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Legal tech, or the use of technologies in conducting legal processes, is growing in today’s digitized world. With its development, we see various implementations in fields such as arbitration.

Commercial arbitration expert Mark Deem joins us in discussing 3 ways legal tech is used in arbitration and their effects on transforming the legal process as we know it.

#1. Legal Tech through Predictive Coding

“A technology which I think is incredibly useful is predictive coding or the ability of the technology to rate and promote documents that may be more relevant to the case,” Mark opens when we asked what he thinks is the most innovative legal tech application today.

“That technology uncovers a mass of material and helps us get to the heart of the matter at hand,” he expounds. “Lawyers nowadays will drown in paperwork without the assistance of technology.”

Mark enumerates two ways why this legal tech application is important in arbitration:

  1. Predictive coding helps review documents in a non-linear manner, which is important in order to piece together a web of information into a cohesive narrative.
  2. The speed afforded by predictive coding enables lawyers to quickly arrive at an answer during the discovery phase leaving them time to prepare for other necessary steps in the procedure.

The power of predictive coding is something that Mark has already experienced. This was back when he handled a case that potentially had around 31 million documents, whittled down to just 650,000. That’s a volume of 95% less!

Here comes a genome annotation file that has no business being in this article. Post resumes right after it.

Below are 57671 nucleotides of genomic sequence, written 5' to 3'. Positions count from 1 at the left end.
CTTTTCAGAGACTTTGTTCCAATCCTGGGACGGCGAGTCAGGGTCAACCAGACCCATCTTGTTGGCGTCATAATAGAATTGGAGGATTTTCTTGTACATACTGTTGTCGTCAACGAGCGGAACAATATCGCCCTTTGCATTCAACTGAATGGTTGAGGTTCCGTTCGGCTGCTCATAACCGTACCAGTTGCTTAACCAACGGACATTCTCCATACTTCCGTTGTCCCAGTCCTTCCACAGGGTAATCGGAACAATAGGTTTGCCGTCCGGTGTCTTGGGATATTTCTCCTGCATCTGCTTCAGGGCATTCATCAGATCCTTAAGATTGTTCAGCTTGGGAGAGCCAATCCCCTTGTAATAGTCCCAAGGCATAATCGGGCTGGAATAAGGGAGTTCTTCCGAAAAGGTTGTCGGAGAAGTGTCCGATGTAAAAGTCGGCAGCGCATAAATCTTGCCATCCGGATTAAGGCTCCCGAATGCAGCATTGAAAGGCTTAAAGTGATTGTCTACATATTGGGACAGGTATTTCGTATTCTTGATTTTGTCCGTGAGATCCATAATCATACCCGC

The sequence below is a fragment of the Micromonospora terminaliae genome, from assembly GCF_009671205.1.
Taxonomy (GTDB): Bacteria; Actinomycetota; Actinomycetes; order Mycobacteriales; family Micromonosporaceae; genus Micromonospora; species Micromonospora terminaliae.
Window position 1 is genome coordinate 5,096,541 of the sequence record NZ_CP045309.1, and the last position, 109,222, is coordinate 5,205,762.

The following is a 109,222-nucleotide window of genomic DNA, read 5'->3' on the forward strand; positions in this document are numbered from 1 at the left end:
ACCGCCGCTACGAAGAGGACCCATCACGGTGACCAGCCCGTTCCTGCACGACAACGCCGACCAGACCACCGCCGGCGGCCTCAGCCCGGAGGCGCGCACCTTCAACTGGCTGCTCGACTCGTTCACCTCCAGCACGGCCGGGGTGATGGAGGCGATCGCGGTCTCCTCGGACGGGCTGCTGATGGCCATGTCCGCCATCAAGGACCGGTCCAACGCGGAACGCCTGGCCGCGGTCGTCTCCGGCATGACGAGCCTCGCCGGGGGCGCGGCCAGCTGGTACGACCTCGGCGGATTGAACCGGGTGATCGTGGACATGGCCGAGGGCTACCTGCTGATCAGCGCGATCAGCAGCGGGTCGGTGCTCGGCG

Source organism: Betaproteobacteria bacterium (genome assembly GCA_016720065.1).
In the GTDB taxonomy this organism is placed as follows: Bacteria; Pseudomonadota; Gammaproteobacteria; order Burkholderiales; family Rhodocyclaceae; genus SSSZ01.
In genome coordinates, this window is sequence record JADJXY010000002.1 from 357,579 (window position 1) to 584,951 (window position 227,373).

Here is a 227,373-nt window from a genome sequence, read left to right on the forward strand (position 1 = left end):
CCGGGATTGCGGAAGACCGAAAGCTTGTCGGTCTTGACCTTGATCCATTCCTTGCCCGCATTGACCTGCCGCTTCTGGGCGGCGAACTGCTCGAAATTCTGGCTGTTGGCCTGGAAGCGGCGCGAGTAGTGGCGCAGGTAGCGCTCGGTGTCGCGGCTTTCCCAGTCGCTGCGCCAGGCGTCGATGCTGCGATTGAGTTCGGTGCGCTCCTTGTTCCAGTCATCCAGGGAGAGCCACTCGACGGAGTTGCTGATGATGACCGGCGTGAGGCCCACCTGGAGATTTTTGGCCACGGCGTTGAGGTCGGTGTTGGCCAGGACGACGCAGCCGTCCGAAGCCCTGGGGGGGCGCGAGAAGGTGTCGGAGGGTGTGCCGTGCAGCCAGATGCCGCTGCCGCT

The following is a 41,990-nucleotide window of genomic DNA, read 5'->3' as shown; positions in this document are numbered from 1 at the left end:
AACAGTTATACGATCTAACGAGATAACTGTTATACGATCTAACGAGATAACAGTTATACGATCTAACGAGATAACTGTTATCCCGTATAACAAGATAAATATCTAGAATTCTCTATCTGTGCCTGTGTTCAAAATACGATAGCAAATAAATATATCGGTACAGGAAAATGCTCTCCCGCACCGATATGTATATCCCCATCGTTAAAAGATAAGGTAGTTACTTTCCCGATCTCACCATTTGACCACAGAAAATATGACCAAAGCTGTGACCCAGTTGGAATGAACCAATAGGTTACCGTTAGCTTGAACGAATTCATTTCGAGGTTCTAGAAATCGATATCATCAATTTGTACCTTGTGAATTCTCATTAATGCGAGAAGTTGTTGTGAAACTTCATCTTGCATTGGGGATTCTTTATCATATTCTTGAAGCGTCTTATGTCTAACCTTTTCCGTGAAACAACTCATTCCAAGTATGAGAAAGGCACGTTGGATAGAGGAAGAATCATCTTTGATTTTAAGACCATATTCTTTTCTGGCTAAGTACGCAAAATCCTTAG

#2. Legal Tech through AI

Related to predictive coding, AI or artificial intelligence is one prevalent use of legal tech in the field of arbitration. “AI can really assist in making sure that we are efficient in the way that we access documents,” Mark says. 

In order to ensure the quality of the AI’s discernment, however, human intelligence is still required. One way of doing this is by employing the help of senior arbitration experts in “teaching” AI which information and documents are relevant and which are fluff.

“By using more senior lawyers to train the algorithm, you are arguably getting the most legally competent, commercially aware, and factually aware information related to the case. So in theory, the quality of the review should be more enlightened which will bring forth the key documents that you really need.” Mark explains.

However, Mark reminds us that AI is there to augment, not replace human arbitrators.

“AI is always looking at correlations that exist in datasets and pieces of information. We, humans, know that correlation does not equate to causation. But because AI is always looking for correlations, there is the risk that it’s looking to the past rather than the future,” he says.

And why does the future matter? The future is significant because judgments today can affect future arbitral cases, legislation, and many more.

#3. Legal Tech through Blockchain

Mark also discusses more emerging technologies such as blockchain and its legal tech application in arbitration. “Blockchain is there to assist with the anonymity and the security of data and information. It can be that verification aspect,” Mark says.

This is important and applicable in digital arbitration because most cases are confidential in nature.

“The ledger can prove that something is what it says it is because that something is validated by different sources, ensuring the veracity of data,” he explains.

“To my mind, I think it is easier to explain to the person on the street how AI works versus the concept of blockchain as it’s still a new and evolving technology” adds Mark who anticipates that with more blockchain projects emerging left and right, it’s only a matter of time before people start adopting this exciting technology.

These 3 are just some of the applications of legal tech in arbitration. There are still more being developed every day, and we are excited to see how far technology can push the boundaries of legal processes.


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